Ateni Sioni is situated within the Ateni Gorge that offers an amazing diversity of flora and fauna. On a clear day, views of the Caucasus range from the church are breathtaking.
There is a resort near the church that offers special therapeutic baths made from sulfur mineral waters. Soaking inside the mineral baths is believed to treat a host of illnesses. The resort season typically stretches between June and September.
Gori Fortress is an ovoid citadel that stands on a rocky hill in the middle of the town. Partially rebuilt, the fortress dates back mostly to the Middle Ages, with 17th century additions. It once controlled major economic and strategic routes and accommodated a large garrison. The best time to visit Gori Fortress is at sunset when you can enjoy panoramic views over the city.
Archaeological findings along with ruins on the northern slope suggest that there was a fortress on this site as early as the 1st century BC. The fortress is first mentioned as “Gori Prison” in historic chronicles from the 13th century. According to some historians, the fortress was built by medieval King Heraclius to store ammunition for use in battles against the Persians.
Located at the base of Gori Fortress, the Memorial of Georgian War Heroes comprises of a semi-circle of 8 mutilated metal warriors. Created between 1981 and 1985 by Georgian sculptor Giorgi Ochiauri, the sculptures were originally positioned around the “Tomb of the Unknown Soldier” in Tbilisi’s Vake Park.
In 2009 they were moved to their present location in Gori, in honor of those who lost their lives during Georgia’s war with Russia in 2008.
The Great Patriotic War Museum is dedicated mostly to the heroic achievements of the Red Army, and to the Gori people’s involvement in World War II. The museum also has a display on the 2008 Russo-Georgian War, with photos of the devastated city, including civilian casualties.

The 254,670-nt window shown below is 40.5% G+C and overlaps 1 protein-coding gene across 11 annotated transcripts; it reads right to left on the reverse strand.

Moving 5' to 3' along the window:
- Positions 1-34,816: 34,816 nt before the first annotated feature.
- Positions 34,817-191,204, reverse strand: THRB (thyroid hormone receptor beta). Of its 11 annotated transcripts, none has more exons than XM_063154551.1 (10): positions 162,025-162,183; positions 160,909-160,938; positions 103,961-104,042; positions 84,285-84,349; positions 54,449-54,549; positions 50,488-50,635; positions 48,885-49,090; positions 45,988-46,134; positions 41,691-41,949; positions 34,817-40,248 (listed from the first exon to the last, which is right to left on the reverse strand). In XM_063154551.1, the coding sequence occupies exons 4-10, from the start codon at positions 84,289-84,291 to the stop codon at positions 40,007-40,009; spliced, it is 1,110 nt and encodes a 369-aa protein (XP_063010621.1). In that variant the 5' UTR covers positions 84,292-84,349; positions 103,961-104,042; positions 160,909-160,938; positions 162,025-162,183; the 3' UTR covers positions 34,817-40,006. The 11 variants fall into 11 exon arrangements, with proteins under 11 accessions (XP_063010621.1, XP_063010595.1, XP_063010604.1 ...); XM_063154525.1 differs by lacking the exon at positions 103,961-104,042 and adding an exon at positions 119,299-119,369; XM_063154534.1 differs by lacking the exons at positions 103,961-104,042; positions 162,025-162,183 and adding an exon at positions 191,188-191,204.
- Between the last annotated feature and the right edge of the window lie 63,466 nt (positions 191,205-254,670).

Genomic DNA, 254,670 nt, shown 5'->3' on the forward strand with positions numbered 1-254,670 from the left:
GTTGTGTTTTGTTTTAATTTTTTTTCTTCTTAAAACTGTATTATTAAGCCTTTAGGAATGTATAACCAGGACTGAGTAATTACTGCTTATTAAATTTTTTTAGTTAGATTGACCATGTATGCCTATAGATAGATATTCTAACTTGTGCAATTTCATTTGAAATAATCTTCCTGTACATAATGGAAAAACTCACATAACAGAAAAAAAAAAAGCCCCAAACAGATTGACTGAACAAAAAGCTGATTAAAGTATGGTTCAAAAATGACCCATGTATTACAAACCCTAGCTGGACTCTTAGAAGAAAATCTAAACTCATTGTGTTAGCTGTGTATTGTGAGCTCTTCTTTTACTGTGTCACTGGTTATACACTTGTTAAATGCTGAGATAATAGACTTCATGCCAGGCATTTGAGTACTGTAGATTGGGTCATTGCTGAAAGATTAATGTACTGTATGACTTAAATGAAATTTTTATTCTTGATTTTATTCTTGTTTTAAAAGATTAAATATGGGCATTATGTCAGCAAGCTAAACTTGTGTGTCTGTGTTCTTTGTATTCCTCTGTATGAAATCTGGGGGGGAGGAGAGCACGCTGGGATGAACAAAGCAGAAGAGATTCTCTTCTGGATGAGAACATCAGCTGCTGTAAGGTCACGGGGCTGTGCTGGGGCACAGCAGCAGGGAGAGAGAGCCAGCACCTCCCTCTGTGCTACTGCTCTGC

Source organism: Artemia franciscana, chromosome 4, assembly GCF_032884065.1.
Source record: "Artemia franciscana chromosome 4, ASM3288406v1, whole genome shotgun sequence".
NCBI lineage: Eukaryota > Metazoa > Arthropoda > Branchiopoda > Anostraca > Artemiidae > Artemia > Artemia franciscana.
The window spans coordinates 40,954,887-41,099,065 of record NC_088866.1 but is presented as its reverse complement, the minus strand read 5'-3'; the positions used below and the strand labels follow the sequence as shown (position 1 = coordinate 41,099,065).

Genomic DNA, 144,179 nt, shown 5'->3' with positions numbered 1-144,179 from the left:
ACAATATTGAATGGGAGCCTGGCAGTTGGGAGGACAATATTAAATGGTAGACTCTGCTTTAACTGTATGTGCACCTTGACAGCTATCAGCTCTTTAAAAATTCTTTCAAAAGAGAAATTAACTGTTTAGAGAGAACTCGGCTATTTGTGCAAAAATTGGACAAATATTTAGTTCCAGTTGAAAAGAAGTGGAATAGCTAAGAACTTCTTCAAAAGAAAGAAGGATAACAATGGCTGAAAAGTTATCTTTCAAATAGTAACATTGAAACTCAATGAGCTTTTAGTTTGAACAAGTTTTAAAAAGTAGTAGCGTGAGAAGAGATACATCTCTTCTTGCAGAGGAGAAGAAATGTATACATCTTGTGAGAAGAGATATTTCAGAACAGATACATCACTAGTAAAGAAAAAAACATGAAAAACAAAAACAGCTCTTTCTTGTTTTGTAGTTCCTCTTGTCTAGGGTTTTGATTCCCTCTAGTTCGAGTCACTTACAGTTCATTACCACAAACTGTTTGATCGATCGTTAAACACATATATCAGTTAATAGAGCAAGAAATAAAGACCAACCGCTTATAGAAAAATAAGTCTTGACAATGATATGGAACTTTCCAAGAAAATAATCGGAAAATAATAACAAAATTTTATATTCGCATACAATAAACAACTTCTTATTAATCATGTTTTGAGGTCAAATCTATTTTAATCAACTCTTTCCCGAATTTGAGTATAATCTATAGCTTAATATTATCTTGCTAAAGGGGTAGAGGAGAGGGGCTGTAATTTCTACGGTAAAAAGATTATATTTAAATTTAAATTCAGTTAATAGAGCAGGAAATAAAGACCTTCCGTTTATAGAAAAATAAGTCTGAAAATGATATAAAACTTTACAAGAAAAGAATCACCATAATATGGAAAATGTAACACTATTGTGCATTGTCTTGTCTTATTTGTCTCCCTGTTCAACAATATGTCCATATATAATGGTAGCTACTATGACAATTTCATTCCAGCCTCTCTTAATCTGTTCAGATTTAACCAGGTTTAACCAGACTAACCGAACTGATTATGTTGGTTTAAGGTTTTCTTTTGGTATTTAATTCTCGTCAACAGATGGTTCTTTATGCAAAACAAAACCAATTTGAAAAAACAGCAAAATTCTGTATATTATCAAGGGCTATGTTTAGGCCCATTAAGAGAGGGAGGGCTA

In the lobby are several pieces of Russian artillery from this war, including a cluster bomb that was dropped on Gori’s main square. On display are numerous medals, photos, uniforms, guns, mortars and ceremonial flags. There are also portraits of Gori’s “heroes” who bravely fought in the war.
Boasting beautiful surroundings, the Virgin Mary Cathedral is a Catholic church built between 1806 and 1810. The church was heavily damaged by the 1920 earthquake. In the Soviet era, Gori’s Music School was situated inside the church. In the 1990s, the building was handed over to the Georgian Orthodox Church.
Established in 1935, the Sergi Makalatia Gori Historical & Ethnographical Museum boasts a great collection of more than 48,000 exhibits and archeological discoveries from prehistoric to early modern Georgia.
History buffs can admire cultural exhibits including weapons, paintings, furniture, manuscripts, traditional jewelry, folk costumes, decorative sculptures, unique coin collections and a vast archive of photos. The exhibits offer fascinating insights into the lives of the Gori people over many millennia.
Located 7km from Gori, the Ruisi Cathedral of Transfiguration was constructed by King Vakhtang Gorgasali between the 8th and 9th centuries. While the original structure of the church building was not preserved, its 8th century architectural details are still visible.
The Ruisi Cathedral of Transfiguration is linked to several important political events of the feudal period in Georgia, including the coronation of George II (1072-1083) as king of Kartli.
Gardateni is a village situated 6km from Gori city. The village has several historic Georgian monuments including Vere Fortress, Vere Church of the Virgin Mary, Tsedisi Fortress, the Church of Saint George and the Green Transfiguration Cathedral.
Situated inside a stunning building, the Gori State Dramatic Theatre was the first professional theatre established in Georgia. Inside is a museum with information on past events and performances. Although plays are performed in Georgian and Russian languages only, the theater is still worth visiting if only to admire the beauty of its building.
Stalin Park has a huge statue of Stalin, an aviary, a paintball range, a Ferris wheel and a few old rides. On summer evenings, the park is often crowded with locals and is a great spot for people-watching.
Few of the many statues of Stalin erected throughout the former Soviet Union have survived, and Gori’s is arguably one of the most magnificent and well-preserved.